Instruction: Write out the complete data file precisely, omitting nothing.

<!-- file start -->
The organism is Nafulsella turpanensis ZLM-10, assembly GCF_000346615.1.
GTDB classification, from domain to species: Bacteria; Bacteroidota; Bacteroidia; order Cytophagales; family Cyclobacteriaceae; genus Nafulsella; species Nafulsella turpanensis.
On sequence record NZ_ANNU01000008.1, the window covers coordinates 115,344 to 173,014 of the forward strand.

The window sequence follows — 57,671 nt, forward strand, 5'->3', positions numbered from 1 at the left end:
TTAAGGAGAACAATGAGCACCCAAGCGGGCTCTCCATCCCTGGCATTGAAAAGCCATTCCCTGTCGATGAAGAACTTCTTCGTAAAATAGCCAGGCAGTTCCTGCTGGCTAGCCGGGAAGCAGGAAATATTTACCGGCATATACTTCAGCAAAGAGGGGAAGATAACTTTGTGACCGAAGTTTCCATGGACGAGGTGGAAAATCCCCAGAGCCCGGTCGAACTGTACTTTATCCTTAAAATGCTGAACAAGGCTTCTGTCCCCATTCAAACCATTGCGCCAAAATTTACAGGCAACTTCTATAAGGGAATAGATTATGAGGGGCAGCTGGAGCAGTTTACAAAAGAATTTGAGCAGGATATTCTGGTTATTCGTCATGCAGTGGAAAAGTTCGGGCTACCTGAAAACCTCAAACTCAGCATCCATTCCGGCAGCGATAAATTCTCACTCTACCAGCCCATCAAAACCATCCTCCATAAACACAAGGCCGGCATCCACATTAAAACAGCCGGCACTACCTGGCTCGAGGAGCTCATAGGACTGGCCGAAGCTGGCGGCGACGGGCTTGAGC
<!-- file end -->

The organism is Nafulsella turpanensis ZLM-10, assembly GCF_000346615.1.
GTDB classification, from domain to species: Bacteria; Bacteroidota; Bacteroidia; order Cytophagales; family Cyclobacteriaceae; genus Nafulsella; species Nafulsella turpanensis.
On sequence record NZ_ANNU01000008.1, the window covers coordinates 115,344 to 173,014 of the forward strand.

The window sequence follows — 57,671 nt, forward strand, 5'->3', positions numbered from 1 at the left end:
TTAAGGAGAACAATGAGCACCCAAGCGGGCTCTCCATCCCTGGCATTGAAAAGCCATTCCCTGTCGATGAAGAACTTCTTCGTAAAATAGCCAGGCAGTTCCTGCTGGCTAGCCGGGAAGCAGGAAATATTTACCGGCATATACTTCAGCAAAGAGGGGAAGATAACTTTGTGACCGAAGTTTCCATGGACGAGGTGGAAAATCCCCAGAGCCCGGTCGAACTGTACTTTATCCTTAAAATGCTGAACAAGGCTTCTGTCCCCATTCAAACCATTGCGCCAAAATTTACAGGCAACTTCTATAAGGGAATAGATTATGAGGGGCAGCTGGAGCAGTTTACAAAAGAATTTGAGCAGGATATTCTGGTTATTCGTCATGCAGTGGAAAAGTTCGGGCTACCTGAAAACCTCAAACTCAGCATCCATTCCGGCAGCGATAAATTCTCACTCTACCAGCCCATCAAAACCATCCTCCATAAACACAAGGCCGGCATCCACATTAAAACAGCCGGCACTACCTGGCTCGAGGAGCTCATAGGACTGGCCGAAGCTGGCGGCGACGGGCTTGAGC